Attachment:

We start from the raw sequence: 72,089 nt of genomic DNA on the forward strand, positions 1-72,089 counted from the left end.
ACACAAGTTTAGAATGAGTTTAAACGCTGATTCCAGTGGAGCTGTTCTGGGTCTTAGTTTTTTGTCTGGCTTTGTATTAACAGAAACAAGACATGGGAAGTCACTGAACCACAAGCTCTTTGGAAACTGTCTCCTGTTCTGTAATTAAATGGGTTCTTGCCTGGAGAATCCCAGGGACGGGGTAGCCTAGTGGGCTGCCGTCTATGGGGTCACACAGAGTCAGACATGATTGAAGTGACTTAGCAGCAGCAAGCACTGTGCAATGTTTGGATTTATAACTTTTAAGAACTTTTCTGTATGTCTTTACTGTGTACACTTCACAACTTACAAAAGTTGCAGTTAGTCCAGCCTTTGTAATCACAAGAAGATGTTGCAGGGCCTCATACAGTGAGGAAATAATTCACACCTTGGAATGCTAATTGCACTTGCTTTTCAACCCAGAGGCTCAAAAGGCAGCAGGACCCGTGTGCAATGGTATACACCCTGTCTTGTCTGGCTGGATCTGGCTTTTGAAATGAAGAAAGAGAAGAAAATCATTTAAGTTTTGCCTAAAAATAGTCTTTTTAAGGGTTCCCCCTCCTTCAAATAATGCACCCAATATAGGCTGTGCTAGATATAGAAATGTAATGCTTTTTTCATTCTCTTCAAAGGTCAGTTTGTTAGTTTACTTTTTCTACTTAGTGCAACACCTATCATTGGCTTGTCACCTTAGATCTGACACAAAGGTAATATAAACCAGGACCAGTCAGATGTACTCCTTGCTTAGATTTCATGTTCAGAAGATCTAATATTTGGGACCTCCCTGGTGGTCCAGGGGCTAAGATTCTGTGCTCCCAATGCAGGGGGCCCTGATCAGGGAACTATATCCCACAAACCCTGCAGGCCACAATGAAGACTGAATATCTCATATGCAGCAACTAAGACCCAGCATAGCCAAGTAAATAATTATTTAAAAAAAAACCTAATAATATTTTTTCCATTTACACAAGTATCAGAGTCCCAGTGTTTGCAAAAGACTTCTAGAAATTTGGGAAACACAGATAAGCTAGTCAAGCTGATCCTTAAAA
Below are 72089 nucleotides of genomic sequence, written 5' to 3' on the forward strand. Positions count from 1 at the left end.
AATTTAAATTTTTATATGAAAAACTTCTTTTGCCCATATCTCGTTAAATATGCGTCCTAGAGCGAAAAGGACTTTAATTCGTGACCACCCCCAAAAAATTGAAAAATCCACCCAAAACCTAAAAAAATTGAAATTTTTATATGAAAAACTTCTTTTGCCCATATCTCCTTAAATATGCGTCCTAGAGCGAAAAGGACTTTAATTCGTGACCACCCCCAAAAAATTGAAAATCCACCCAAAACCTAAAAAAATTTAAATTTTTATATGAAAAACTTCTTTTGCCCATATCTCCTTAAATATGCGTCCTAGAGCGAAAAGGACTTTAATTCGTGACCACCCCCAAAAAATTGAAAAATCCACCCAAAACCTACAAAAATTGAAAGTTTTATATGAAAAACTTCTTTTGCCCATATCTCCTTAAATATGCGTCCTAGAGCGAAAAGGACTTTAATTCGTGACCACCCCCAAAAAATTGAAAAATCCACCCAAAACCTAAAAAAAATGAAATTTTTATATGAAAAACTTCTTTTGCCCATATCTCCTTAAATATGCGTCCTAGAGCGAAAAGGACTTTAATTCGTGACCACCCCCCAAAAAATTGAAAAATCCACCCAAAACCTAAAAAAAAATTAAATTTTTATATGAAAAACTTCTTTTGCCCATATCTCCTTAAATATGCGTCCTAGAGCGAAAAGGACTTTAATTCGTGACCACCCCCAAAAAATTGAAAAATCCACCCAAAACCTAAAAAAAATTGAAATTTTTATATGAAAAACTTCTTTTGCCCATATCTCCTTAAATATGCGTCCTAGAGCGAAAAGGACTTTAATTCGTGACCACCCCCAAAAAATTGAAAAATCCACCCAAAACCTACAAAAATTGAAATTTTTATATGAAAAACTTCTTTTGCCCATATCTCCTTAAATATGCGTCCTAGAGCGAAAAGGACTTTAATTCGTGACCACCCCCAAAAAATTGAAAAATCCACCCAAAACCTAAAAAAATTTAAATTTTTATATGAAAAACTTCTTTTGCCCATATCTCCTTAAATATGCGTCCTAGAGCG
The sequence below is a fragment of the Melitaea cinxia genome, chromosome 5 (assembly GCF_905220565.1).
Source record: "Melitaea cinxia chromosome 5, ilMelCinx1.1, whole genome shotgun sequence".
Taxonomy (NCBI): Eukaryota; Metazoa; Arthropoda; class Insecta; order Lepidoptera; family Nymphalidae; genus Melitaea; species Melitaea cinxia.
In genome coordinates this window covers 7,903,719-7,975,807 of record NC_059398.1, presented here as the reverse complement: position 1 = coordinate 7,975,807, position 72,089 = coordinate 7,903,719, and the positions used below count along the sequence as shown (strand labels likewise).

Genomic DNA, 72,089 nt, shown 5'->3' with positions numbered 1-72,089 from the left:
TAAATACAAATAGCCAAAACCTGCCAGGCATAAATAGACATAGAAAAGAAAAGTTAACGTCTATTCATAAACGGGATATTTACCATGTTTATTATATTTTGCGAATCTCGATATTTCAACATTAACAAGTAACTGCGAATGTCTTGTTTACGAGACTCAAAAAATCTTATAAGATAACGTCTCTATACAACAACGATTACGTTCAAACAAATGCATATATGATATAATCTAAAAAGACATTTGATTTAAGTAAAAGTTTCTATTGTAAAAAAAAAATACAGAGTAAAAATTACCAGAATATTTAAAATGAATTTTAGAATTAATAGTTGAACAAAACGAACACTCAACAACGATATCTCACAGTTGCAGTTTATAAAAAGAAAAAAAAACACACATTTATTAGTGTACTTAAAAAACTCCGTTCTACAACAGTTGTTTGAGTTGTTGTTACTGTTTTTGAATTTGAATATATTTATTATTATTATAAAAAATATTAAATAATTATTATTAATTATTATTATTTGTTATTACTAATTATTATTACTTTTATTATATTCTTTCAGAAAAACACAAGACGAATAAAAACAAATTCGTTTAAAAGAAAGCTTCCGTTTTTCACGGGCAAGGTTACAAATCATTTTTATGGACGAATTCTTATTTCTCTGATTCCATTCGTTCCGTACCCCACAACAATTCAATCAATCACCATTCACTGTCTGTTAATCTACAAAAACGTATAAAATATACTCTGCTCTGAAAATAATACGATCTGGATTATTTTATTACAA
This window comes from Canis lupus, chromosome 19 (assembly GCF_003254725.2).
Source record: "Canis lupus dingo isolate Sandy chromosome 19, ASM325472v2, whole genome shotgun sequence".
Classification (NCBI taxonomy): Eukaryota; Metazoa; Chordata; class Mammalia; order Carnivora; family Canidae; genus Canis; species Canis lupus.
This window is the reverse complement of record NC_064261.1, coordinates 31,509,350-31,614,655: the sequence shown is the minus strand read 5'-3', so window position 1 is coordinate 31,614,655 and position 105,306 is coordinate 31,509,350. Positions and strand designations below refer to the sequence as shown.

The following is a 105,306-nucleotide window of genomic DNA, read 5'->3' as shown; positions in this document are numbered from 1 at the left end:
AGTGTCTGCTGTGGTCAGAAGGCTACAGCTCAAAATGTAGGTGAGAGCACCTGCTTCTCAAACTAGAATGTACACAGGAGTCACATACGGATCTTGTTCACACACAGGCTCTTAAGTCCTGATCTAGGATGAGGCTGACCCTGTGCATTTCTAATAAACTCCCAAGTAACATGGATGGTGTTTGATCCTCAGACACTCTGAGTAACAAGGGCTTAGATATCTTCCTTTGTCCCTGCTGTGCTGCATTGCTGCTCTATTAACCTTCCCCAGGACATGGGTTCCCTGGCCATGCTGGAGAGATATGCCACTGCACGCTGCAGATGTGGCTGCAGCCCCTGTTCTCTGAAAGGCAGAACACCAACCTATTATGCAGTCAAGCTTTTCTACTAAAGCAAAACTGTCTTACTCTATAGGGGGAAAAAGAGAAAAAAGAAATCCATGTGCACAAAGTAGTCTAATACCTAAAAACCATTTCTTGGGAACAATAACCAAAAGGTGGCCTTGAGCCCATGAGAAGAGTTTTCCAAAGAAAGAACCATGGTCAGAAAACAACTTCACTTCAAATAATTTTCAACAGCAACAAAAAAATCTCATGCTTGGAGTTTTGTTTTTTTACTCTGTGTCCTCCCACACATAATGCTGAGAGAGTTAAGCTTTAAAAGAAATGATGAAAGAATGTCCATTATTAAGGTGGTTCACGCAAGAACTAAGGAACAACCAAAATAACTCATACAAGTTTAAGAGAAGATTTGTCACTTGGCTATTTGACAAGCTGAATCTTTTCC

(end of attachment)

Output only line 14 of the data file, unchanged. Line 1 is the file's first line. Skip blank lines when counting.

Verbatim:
This window is the reverse complement of record NC_064261.1, coordinates 31,509,350-31,614,655: the sequence shown is the minus strand read 5'-3', so window position 1 is coordinate 31,614,655 and position 105,306 is coordinate 31,509,350. Positions and strand designations below refer to the sequence as shown.